Though they had wood and kindling, starting a fire proved a challenge to even the most skillful. The wind whipped the sparks from Gimli's flint, and Legolas's deft use of the fire-bow failed to bring the fuel to burning. Gandalf was prevailed upon to use his craft; rare indeed it was for him to use his powers so obviously, and he was very reluctant. He conceeded the necessity, however, and spoke in a commanding voice words that burned in Legolas's ears, and with his staff he caused flame to come forth, engulfing the wood in green and blue fire. The wood kindled instantly.

All night the Company huddled around the fire, warming their hands and enjoying the light that played across their faces. The storm continued to fall around them, outside the circle of their fire. They ignored the creeping slush beneath their feet and the howls that rang from the mountain high above.

At last, the storm relented; the snow grew less and the wind died to a whisper. The hobbits were all sunk down on the ground, wrapped in cloaks and blankets, exhausted by their ordeal. Gimli's feet felt heavy as if they were made of lead, but he uttered no complaint. They now discussed retreat; there was no thought of going on. But that retreat would now be very difficult. The snow was piled across their road higher even than Gimli's head.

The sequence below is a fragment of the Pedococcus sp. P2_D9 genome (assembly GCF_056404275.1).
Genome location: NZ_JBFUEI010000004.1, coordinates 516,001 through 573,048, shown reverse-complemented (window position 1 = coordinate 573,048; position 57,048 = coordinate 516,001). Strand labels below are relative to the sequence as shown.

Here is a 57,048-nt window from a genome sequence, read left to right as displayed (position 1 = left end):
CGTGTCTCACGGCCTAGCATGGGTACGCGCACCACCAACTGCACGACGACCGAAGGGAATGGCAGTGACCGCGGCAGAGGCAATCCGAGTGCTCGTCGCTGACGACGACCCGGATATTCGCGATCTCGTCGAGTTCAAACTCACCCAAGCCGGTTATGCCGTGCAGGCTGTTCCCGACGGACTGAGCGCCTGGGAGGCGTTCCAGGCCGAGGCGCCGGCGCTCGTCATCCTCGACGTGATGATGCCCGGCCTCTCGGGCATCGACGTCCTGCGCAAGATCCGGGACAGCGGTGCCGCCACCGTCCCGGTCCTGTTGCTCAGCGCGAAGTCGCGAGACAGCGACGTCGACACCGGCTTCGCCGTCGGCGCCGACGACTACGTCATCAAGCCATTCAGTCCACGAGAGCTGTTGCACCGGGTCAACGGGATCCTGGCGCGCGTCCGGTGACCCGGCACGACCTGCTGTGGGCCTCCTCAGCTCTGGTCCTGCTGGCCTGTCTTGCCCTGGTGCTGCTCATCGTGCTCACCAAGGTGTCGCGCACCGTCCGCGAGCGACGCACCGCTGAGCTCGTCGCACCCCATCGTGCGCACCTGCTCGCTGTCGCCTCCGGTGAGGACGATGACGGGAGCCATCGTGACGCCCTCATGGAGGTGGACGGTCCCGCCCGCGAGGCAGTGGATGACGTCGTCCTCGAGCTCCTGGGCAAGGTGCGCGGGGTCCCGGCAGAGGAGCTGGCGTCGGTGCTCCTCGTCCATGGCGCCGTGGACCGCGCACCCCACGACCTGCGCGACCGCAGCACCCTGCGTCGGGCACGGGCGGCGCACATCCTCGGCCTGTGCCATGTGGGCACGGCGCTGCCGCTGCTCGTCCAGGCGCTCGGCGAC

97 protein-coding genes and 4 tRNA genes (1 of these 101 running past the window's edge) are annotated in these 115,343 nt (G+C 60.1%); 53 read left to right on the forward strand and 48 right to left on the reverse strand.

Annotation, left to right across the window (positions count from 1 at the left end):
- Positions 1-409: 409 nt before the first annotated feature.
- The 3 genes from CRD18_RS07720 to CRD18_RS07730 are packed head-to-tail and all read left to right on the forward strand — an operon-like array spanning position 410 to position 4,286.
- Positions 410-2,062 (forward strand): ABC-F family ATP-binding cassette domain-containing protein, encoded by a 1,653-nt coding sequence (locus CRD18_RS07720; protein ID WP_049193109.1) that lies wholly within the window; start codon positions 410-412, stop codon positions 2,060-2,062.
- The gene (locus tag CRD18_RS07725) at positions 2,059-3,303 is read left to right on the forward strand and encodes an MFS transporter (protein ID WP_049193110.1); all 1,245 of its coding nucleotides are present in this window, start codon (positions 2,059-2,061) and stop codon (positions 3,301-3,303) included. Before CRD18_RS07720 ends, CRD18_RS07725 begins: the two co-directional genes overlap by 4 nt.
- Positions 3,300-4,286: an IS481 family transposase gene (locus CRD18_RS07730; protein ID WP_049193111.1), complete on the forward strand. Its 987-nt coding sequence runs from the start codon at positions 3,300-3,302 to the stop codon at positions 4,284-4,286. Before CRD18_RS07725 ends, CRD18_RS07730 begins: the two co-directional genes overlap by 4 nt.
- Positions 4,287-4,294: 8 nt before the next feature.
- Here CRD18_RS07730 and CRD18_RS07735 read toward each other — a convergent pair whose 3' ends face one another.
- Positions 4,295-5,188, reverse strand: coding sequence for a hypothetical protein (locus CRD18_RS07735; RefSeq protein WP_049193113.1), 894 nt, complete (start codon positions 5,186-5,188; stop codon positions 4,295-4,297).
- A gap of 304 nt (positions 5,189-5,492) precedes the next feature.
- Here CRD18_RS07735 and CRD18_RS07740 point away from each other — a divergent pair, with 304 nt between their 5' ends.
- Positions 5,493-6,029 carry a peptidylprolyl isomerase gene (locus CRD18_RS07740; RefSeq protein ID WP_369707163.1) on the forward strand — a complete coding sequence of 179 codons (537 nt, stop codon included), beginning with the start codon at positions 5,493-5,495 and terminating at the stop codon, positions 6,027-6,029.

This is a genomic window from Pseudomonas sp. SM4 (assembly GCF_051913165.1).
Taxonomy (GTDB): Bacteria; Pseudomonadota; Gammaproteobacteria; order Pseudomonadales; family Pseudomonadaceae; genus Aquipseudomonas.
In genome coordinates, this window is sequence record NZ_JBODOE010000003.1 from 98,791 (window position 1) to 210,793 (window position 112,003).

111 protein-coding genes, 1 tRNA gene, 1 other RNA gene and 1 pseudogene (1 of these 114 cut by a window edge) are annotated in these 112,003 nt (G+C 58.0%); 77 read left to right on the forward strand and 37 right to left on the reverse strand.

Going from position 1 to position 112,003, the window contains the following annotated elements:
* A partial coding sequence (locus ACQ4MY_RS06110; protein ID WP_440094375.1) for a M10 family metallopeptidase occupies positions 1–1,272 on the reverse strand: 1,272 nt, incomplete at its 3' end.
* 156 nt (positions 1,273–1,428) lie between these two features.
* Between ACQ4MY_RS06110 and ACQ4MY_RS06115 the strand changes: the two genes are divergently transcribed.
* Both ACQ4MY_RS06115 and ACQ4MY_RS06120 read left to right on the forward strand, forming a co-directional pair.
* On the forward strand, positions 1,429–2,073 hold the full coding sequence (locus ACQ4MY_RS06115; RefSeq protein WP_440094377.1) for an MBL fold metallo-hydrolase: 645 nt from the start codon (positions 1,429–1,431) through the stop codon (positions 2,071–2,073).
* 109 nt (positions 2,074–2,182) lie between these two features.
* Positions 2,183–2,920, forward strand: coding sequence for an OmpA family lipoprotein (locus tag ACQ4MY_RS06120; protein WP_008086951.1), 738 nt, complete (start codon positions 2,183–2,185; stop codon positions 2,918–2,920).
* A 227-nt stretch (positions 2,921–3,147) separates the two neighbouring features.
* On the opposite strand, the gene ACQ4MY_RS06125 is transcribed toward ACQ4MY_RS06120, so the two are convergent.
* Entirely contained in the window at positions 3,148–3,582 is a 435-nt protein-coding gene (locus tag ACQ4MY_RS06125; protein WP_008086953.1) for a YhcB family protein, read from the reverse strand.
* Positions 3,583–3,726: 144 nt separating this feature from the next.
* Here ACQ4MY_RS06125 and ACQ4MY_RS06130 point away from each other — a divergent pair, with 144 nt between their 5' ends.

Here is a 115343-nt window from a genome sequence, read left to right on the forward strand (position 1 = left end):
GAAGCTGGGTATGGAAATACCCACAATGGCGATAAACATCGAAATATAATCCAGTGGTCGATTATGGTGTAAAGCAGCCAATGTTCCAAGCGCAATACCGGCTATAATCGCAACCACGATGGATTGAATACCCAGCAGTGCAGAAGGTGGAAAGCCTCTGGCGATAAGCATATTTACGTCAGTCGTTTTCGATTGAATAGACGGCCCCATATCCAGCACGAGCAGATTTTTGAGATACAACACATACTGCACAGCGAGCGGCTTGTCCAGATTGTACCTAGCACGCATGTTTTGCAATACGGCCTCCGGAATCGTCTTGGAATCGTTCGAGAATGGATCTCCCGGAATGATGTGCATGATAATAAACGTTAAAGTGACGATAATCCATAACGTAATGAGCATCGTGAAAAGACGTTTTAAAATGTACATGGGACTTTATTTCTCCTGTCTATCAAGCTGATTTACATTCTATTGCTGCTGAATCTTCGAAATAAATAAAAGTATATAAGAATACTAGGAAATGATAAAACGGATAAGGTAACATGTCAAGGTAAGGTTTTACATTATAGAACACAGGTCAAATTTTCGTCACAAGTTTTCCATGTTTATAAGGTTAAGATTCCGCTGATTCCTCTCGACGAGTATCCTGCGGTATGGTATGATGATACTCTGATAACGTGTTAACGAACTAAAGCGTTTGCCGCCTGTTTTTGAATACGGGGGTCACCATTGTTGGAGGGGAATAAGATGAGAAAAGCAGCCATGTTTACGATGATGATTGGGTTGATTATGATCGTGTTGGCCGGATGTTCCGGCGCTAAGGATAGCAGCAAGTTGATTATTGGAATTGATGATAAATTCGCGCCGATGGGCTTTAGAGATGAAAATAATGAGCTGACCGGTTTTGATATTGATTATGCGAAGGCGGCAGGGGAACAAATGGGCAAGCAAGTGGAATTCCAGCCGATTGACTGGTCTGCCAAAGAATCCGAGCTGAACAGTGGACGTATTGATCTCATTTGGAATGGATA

It was by brute strength and brawn that the road was forged for their escape. Boromir and Aragorn went ahead, thrusting a path through the snow with no more tools than their hands and their will. Gimli watched them labouring, feeling both useless and angry that there was nothing he could do to help. He would be drowned in snow if he took a few steps from their cliff-face.

Legolas wished there was something more he could offer, as well. He had been less hampered by the cold than his companions, but the deadly wind had nearly brushed him from the mountain-side more than once. He had not the strength of the Men, that he could push aside mounds of snow and ice. Yet there was one thing he could bring to the dispairing hearts of the Fellowship; he maintained a cheerful disposition, aware that hope was fragile among his companions. As the Men began to force the way through the snow, which was deep enough that it rose breast-high even to the tall Aragorn, Legolas watched them for a while, smiling.

"The strongest must seek a way, say you? But I say: let a ploughman plough, but choose an otter for swimming, and for running light over grass of leaf, or over snow-- an Elf!" Legolas sprang forth, running across the drifted snow. He did not sink in the drifts but raced over them, as if he weighed no more than a shaft of light. "Farewell! I go to find the Sun!" He waved to Boromir and Aragorn as he passed them, sliding down the scintillating dunes of ice crystals as if sporting. They could hear his laughter lifting like the misty haze of morning.

"Well," grumbled Gimli, watching the Elf until he disappeared around the rocky turn, "that's the last we'll be seeing of him!"